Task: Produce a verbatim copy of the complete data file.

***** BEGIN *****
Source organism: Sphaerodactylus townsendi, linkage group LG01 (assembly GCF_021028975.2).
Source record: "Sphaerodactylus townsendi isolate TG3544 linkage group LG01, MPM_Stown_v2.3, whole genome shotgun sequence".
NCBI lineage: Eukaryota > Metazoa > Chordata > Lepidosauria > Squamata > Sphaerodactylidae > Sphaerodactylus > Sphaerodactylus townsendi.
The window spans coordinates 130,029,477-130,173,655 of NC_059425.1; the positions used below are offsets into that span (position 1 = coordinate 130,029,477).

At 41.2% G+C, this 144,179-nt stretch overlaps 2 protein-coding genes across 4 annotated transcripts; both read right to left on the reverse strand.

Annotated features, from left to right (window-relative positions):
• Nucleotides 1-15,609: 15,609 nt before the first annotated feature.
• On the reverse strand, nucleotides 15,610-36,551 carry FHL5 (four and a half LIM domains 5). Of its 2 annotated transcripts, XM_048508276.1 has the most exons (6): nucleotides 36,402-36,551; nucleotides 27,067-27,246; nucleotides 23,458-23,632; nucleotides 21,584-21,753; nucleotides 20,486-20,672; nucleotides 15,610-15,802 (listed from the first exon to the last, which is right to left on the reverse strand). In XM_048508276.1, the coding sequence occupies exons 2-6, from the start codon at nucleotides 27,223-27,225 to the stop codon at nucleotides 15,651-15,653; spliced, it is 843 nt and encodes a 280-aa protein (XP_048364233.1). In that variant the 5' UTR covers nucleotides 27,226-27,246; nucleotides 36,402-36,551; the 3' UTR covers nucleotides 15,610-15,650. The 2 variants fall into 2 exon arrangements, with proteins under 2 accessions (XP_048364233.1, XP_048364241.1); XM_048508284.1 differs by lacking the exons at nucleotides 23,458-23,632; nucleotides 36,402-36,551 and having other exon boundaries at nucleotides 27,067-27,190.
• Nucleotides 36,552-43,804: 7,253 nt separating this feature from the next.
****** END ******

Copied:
Source organism: Sphaerodactylus townsendi, linkage group LG01 (assembly GCF_021028975.2).
Source record: "Sphaerodactylus townsendi isolate TG3544 linkage group LG01, MPM_Stown_v2.3, whole genome shotgun sequence".
NCBI lineage: Eukaryota > Metazoa > Chordata > Lepidosauria > Squamata > Sphaerodactylidae > Sphaerodactylus > Sphaerodactylus townsendi.
The window spans coordinates 130,029,477-130,173,655 of NC_059425.1; the positions used below are offsets into that span (position 1 = coordinate 130,029,477).

At 41.2% G+C, this 144,179-nt stretch overlaps 2 protein-coding genes across 4 annotated transcripts; both read right to left on the reverse strand.

Annotated features, from left to right (window-relative positions):
• Nucleotides 1-15,609: 15,609 nt before the first annotated feature.
• On the reverse strand, nucleotides 15,610-36,551 carry FHL5 (four and a half LIM domains 5). Of its 2 annotated transcripts, XM_048508276.1 has the most exons (6): nucleotides 36,402-36,551; nucleotides 27,067-27,246; nucleotides 23,458-23,632; nucleotides 21,584-21,753; nucleotides 20,486-20,672; nucleotides 15,610-15,802 (listed from the first exon to the last, which is right to left on the reverse strand). In XM_048508276.1, the coding sequence occupies exons 2-6, from the start codon at nucleotides 27,223-27,225 to the stop codon at nucleotides 15,651-15,653; spliced, it is 843 nt and encodes a 280-aa protein (XP_048364233.1). In that variant the 5' UTR covers nucleotides 27,226-27,246; nucleotides 36,402-36,551; the 3' UTR covers nucleotides 15,610-15,650. The 2 variants fall into 2 exon arrangements, with proteins under 2 accessions (XP_048364233.1, XP_048364241.1); XM_048508284.1 differs by lacking the exons at nucleotides 23,458-23,632; nucleotides 36,402-36,551 and having other exon boundaries at nucleotides 27,067-27,190.
• Nucleotides 36,552-43,804: 7,253 nt separating this feature from the next.